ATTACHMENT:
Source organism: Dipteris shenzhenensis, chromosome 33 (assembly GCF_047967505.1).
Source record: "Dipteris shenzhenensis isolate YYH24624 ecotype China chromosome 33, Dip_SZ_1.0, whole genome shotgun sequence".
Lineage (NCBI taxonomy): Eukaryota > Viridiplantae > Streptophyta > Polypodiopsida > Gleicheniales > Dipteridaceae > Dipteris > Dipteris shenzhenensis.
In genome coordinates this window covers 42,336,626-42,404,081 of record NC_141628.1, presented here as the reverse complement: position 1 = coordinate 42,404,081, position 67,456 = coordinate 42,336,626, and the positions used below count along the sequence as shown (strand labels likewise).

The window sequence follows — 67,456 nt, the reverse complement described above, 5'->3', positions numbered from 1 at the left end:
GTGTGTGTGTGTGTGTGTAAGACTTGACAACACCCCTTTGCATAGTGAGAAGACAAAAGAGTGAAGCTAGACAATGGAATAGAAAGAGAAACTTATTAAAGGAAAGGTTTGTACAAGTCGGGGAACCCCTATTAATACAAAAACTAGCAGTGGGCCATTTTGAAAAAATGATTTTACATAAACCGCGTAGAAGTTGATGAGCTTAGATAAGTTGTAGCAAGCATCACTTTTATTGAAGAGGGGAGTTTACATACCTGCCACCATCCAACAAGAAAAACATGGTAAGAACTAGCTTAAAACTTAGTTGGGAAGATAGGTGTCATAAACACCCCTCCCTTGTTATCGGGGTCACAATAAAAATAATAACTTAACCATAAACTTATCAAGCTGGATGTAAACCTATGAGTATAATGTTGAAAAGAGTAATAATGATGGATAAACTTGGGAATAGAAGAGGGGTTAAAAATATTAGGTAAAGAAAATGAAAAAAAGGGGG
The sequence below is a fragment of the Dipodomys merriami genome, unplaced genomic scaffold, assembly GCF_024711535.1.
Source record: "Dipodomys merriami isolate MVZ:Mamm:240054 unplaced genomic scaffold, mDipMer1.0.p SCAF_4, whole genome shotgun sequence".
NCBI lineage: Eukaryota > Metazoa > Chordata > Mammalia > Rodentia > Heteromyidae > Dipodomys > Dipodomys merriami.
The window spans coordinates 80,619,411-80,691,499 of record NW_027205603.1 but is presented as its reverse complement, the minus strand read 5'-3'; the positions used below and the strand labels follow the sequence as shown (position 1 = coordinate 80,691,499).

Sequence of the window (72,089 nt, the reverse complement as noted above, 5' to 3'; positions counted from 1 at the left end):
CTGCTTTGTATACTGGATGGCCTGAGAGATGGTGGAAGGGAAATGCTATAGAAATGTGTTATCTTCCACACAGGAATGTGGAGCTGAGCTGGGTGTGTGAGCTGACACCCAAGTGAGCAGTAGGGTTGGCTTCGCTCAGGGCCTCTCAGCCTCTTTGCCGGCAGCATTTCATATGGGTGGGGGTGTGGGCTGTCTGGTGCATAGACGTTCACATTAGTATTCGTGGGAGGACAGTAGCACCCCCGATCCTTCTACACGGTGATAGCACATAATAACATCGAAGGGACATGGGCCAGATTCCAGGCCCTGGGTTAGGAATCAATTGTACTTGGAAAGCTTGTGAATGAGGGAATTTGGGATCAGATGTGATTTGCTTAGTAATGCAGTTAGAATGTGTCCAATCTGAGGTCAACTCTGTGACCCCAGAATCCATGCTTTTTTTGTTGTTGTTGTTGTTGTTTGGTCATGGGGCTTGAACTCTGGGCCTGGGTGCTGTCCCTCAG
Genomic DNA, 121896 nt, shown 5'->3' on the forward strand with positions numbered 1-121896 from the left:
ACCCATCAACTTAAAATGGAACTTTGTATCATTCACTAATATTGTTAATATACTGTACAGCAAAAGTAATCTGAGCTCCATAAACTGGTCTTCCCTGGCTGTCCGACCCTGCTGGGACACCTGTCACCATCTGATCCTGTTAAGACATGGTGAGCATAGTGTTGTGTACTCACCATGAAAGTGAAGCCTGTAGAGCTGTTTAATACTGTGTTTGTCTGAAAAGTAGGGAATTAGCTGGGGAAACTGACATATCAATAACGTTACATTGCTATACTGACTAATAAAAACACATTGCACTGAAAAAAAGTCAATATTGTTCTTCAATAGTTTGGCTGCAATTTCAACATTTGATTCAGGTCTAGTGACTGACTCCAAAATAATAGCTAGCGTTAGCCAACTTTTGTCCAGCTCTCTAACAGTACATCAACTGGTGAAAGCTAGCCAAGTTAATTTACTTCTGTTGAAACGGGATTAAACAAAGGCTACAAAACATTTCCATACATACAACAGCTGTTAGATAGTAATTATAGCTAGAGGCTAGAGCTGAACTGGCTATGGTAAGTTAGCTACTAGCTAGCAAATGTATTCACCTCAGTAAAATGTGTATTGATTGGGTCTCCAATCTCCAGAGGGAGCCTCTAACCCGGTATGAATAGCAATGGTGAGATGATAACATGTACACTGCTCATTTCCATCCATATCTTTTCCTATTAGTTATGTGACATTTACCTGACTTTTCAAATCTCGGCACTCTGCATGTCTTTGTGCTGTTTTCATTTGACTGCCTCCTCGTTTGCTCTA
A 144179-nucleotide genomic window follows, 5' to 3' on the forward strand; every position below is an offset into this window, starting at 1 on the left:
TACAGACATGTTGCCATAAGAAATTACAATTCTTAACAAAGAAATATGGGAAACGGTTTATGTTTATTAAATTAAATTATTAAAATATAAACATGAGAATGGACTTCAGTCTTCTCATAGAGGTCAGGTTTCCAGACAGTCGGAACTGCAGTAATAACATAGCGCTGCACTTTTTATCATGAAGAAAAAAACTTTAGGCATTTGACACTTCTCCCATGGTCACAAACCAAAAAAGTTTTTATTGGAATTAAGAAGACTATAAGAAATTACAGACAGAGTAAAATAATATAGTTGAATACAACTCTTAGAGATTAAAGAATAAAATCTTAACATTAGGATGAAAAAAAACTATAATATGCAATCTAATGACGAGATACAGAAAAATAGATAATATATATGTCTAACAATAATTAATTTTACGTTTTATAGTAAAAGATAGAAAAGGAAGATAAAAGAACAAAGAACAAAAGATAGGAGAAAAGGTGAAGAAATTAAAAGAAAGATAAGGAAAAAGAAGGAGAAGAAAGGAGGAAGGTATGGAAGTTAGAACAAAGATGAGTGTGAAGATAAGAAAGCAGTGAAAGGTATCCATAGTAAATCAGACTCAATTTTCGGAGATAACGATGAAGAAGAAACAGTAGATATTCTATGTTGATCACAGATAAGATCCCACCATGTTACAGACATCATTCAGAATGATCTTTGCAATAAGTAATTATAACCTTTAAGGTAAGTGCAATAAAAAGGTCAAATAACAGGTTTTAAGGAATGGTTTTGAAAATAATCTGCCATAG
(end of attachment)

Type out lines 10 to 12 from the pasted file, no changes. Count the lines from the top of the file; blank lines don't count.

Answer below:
The window spans coordinates 80,619,411-80,691,499 of record NW_027205603.1 but is presented as its reverse complement, the minus strand read 5'-3'; the positions used below and the strand labels follow the sequence as shown (position 1 = coordinate 80,691,499).

Sequence of the window (72,089 nt, the reverse complement as noted above, 5' to 3'; positions counted from 1 at the left end):
CTGCTTTGTATACTGGATGGCCTGAGAGATGGTGGAAGGGAAATGCTATAGAAATGTGTTATCTTCCACACAGGAATGTGGAGCTGAGCTGGGTGTGTGAGCTGACACCCAAGTGAGCAGTAGGGTTGGCTTCGCTCAGGGCCTCTCAGCCTCTTTGCCGGCAGCATTTCATATGGGTGGGGGTGTGGGCTGTCTGGTGCATAGACGTTCACATTAGTATTCGTGGGAGGACAGTAGCACCCCCGATCCTTCTACACGGTGATAGCACATAATAACATCGAAGGGACATGGGCCAGATTCCAGGCCCTGGGTTAGGAATCAATTGTACTTGGAAAGCTTGTGAATGAGGGAATTTGGGATCAGATGTGATTTGCTTAGTAATGCAGTTAGAATGTGTCCAATCTGAGGTCAACTCTGTGACCCCAGAATCCATGCTTTTTTTGTTGTTGTTGTTGTTGTTTGGTCATGGGGCTTGAACTCTGGGCCTGGGTGCTGTCCCTCAG